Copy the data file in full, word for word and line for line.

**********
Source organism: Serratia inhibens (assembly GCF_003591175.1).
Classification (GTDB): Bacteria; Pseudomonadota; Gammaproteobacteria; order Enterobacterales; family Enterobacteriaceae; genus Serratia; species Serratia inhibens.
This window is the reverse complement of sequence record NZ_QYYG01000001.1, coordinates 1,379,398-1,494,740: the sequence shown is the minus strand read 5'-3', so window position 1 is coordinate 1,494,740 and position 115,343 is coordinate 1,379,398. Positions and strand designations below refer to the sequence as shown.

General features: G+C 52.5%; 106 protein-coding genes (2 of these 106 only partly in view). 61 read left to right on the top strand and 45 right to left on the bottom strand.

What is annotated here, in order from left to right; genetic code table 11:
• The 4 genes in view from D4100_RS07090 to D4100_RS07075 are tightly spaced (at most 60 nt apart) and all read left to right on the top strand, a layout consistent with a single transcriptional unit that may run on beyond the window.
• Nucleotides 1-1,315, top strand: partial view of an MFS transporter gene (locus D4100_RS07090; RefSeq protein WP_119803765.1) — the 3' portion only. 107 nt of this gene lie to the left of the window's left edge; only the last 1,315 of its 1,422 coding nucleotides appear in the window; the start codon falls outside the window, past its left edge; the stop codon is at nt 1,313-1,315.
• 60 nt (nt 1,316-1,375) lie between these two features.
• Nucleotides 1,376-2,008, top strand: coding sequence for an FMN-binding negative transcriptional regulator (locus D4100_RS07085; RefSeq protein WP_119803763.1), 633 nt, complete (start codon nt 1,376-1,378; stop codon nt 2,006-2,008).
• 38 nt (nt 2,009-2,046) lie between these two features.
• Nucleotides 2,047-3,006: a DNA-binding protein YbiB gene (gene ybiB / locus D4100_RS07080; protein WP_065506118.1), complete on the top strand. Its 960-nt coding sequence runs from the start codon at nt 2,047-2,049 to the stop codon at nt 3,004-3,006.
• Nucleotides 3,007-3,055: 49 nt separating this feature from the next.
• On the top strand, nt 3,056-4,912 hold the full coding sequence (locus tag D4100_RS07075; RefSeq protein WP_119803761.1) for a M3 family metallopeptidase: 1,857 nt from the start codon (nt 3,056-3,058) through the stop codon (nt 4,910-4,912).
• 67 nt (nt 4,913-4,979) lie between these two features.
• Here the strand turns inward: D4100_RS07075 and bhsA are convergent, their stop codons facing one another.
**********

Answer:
Source organism: Serratia inhibens (assembly GCF_003591175.1).
Classification (GTDB): Bacteria; Pseudomonadota; Gammaproteobacteria; order Enterobacterales; family Enterobacteriaceae; genus Serratia; species Serratia inhibens.
This window is the reverse complement of sequence record NZ_QYYG01000001.1, coordinates 1,379,398-1,494,740: the sequence shown is the minus strand read 5'-3', so window position 1 is coordinate 1,494,740 and position 115,343 is coordinate 1,379,398. Positions and strand designations below refer to the sequence as shown.

General features: G+C 52.5%; 106 protein-coding genes (2 of these 106 only partly in view). 61 read left to right on the top strand and 45 right to left on the bottom strand.

What is annotated here, in order from left to right; genetic code table 11:
• The 4 genes in view from D4100_RS07090 to D4100_RS07075 are tightly spaced (at most 60 nt apart) and all read left to right on the top strand, a layout consistent with a single transcriptional unit that may run on beyond the window.
• Nucleotides 1-1,315, top strand: partial view of an MFS transporter gene (locus D4100_RS07090; RefSeq protein WP_119803765.1) — the 3' portion only. 107 nt of this gene lie to the left of the window's left edge; only the last 1,315 of its 1,422 coding nucleotides appear in the window; the start codon falls outside the window, past its left edge; the stop codon is at nt 1,313-1,315.
• 60 nt (nt 1,316-1,375) lie between these two features.
• Nucleotides 1,376-2,008, top strand: coding sequence for an FMN-binding negative transcriptional regulator (locus D4100_RS07085; RefSeq protein WP_119803763.1), 633 nt, complete (start codon nt 1,376-1,378; stop codon nt 2,006-2,008).
• 38 nt (nt 2,009-2,046) lie between these two features.
• Nucleotides 2,047-3,006: a DNA-binding protein YbiB gene (gene ybiB / locus D4100_RS07080; protein WP_065506118.1), complete on the top strand. Its 960-nt coding sequence runs from the start codon at nt 2,047-2,049 to the stop codon at nt 3,004-3,006.
• Nucleotides 3,007-3,055: 49 nt separating this feature from the next.
• On the top strand, nt 3,056-4,912 hold the full coding sequence (locus tag D4100_RS07075; RefSeq protein WP_119803761.1) for a M3 family metallopeptidase: 1,857 nt from the start codon (nt 3,056-3,058) through the stop codon (nt 4,910-4,912).
• 67 nt (nt 4,913-4,979) lie between these two features.
• Here the strand turns inward: D4100_RS07075 and bhsA are convergent, their stop codons facing one another.